Chris Lehman graduated from Temple University with a journalism degree in 1997. He landed his first job less than a month later, producing arts stories for Red River Public Radio in Shreveport, Louisiana. Three years later he headed north to DeKalb, Illinois, where he worked as a reporter and announcer for NPR–affiliate WNIJ–FM. In 2006 he headed west to become the Salem Correspondent for the Northwest News Network.
Chris is a native of rural Lancaster County, Pennsylvania. He was born in the upstairs bedroom of his grandmother's house, and grew up in a 230 year old log cabin in the woods. Chris traces his interest in journalism to his childhood, when his parents threatened to take away his newspaper if he didn’t do his chores.
In addition to working full time in public radio for the past decade, Chris has also reported from overseas on a free–lance basis. He's filed stories from Iraq, Burkina Faso, El Salvador, Northern Ireland, Zimbabwe and Uganda. He lives in Salem with his wife and child.
Read Chris's blog, "Capitol Currents: Dispatches From Salem."
Christopher Joyce is a correspondent on the science desk at NPR. His stories can be heard on all of NPR's news programs, including NPR's Morning Edition, All Things Considered, and Weekend Edition.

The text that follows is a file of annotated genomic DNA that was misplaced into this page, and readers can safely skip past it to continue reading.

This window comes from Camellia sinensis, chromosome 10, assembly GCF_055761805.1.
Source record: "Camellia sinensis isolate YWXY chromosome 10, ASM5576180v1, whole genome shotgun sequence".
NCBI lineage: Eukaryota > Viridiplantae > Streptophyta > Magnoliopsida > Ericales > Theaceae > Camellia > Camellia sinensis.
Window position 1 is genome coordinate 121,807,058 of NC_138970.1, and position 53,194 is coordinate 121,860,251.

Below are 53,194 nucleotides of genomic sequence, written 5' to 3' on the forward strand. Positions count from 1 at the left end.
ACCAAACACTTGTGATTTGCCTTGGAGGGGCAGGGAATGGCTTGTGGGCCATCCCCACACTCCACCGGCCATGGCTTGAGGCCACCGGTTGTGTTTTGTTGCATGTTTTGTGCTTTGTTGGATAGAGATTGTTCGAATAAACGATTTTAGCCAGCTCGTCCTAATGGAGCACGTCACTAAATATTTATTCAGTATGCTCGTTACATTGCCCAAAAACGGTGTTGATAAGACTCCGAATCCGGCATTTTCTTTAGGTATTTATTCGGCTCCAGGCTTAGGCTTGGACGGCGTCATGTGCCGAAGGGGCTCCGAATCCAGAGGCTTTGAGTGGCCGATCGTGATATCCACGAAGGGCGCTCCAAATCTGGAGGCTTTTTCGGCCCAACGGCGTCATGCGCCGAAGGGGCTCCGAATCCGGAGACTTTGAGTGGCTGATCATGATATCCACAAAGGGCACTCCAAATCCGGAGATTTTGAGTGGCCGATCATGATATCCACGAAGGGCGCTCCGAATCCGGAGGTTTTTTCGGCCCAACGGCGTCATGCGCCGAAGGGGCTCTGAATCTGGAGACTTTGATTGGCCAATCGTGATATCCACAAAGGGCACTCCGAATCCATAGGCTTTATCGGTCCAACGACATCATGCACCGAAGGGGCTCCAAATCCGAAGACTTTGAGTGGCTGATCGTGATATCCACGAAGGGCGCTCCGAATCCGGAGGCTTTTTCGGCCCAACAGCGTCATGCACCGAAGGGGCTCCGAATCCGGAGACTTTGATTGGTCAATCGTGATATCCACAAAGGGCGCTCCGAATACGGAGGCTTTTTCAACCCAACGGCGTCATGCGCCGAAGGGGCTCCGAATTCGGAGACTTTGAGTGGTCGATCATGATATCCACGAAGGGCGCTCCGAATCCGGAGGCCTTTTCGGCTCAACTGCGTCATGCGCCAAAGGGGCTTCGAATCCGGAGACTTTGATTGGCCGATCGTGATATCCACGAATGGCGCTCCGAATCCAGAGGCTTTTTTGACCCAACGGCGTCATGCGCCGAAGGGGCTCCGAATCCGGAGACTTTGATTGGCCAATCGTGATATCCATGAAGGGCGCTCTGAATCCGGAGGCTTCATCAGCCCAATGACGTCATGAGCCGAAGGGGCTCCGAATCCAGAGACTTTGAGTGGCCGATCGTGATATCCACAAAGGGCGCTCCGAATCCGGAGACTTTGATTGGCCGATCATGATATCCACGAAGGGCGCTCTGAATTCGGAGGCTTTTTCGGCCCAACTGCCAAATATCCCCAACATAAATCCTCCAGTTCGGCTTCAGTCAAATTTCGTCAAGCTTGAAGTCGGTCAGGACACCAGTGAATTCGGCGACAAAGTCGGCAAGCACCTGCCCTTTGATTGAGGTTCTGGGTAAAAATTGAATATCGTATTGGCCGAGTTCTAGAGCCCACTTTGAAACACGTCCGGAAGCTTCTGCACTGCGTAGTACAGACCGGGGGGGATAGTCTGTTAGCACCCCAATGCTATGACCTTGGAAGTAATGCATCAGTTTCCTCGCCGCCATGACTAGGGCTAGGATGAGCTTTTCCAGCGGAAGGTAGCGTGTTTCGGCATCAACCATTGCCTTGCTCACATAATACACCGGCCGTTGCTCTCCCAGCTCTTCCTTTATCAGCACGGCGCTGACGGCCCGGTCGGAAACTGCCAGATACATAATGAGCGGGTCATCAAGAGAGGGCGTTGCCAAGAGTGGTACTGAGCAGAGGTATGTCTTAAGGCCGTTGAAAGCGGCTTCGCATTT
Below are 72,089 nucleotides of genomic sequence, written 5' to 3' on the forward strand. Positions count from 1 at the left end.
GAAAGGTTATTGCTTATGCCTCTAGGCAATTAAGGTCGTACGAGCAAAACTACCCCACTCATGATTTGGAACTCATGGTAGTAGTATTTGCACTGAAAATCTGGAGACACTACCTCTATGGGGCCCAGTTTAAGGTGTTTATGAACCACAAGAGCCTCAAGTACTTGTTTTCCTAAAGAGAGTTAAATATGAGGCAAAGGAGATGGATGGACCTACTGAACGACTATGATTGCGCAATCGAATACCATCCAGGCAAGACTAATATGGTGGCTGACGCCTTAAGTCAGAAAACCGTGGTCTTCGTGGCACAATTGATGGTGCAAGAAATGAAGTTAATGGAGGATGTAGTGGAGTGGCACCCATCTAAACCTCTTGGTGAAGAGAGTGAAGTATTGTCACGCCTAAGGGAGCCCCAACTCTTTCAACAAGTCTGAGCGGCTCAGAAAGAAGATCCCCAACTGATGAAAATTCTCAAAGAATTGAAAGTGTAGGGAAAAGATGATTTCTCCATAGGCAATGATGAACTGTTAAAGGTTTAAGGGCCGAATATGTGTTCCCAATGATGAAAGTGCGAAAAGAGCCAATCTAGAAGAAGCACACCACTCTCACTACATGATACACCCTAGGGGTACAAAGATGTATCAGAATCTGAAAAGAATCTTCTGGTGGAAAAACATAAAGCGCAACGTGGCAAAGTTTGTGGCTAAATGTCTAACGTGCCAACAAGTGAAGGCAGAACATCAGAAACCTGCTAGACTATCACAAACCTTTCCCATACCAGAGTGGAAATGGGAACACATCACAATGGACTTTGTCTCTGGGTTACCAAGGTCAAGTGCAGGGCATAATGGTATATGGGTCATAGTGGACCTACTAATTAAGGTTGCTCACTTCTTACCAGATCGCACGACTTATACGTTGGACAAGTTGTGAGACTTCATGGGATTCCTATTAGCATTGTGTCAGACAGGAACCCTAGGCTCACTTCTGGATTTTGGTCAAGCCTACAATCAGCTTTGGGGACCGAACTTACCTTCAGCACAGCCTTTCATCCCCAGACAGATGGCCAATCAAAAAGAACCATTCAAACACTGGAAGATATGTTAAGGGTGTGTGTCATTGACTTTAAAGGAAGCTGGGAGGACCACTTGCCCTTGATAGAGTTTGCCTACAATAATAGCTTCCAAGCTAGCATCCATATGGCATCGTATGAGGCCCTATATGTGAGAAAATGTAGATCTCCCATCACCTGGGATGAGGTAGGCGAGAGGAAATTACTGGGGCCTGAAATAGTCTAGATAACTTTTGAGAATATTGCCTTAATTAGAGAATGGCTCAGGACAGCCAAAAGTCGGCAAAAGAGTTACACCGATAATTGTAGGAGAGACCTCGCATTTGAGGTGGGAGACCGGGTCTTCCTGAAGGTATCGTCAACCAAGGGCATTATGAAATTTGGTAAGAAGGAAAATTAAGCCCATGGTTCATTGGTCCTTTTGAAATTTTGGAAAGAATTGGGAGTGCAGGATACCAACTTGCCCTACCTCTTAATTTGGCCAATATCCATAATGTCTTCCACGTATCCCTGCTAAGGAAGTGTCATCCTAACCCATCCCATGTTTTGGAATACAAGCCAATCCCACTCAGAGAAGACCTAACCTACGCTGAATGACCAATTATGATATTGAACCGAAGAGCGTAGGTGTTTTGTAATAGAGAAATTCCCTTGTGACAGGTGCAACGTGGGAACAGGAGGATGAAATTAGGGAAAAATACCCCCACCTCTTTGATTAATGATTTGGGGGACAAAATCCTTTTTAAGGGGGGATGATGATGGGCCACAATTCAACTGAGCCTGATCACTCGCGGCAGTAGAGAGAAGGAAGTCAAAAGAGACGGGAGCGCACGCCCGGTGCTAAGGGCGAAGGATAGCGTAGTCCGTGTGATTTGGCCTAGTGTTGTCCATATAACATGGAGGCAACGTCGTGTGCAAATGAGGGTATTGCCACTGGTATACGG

Joyce seeks out stories in some of the world's most inaccessible places. He has reported from remote villages in the Amazon and Central American rainforests, Tibetan outposts in the mountains of western China, and the bottom of an abandoned copper mine in Michigan's Upper Peninsula. Over the course of his career, Joyce has written stories about volcanoes, hurricanes, human evolution, tagging giant blue-fin tuna, climate change, wars in Kosovo and Iraq and the artificial insemination of an African elephant.
For several years, Joyce was an editor and correspondent for NPR's Radio Expeditions, a documentary program on natural history and disappearing cultures produced in collaboration with the National Geographic Society that was heard frequently on Morning Edition.
Joyce came to NPR in 1993 as a part-time editor while finishing a book about tropical rainforests and, as he says, "I just fell in love with radio." For two years, Joyce worked on NPR's national desk and was responsible for NPR's Western coverage. But his interest in science and technology soon launched him into parallel work on NPR's science desk.
In addition, Joyce has written two non-fiction books on scientific topics for the popular market: Witnesses from the Grave: The Stories Bones Tell (with co-author Eric Stover); and Earthly Goods: Medicine-Hunting in the Rainforest.
Before coming to NPR, Joyce worked for ten years as the U.S. correspondent and editor for the British weekly magazine New Scientist.
Joyce's stories on forensic investigations into the massacres in Kosovo and Bosnia were part of NPR's war coverage that won a 1999 Overseas Press Club award. He was part of the Radio Expeditions reporting and editing team that won the 2001 Alfred I. duPont-Columbia University journalism award and the 2001 Sigma Delta Chi award from the Society of Professional Journalists. Joyce won the 2001 American Association for the Advancement of Science excellence in journalism award.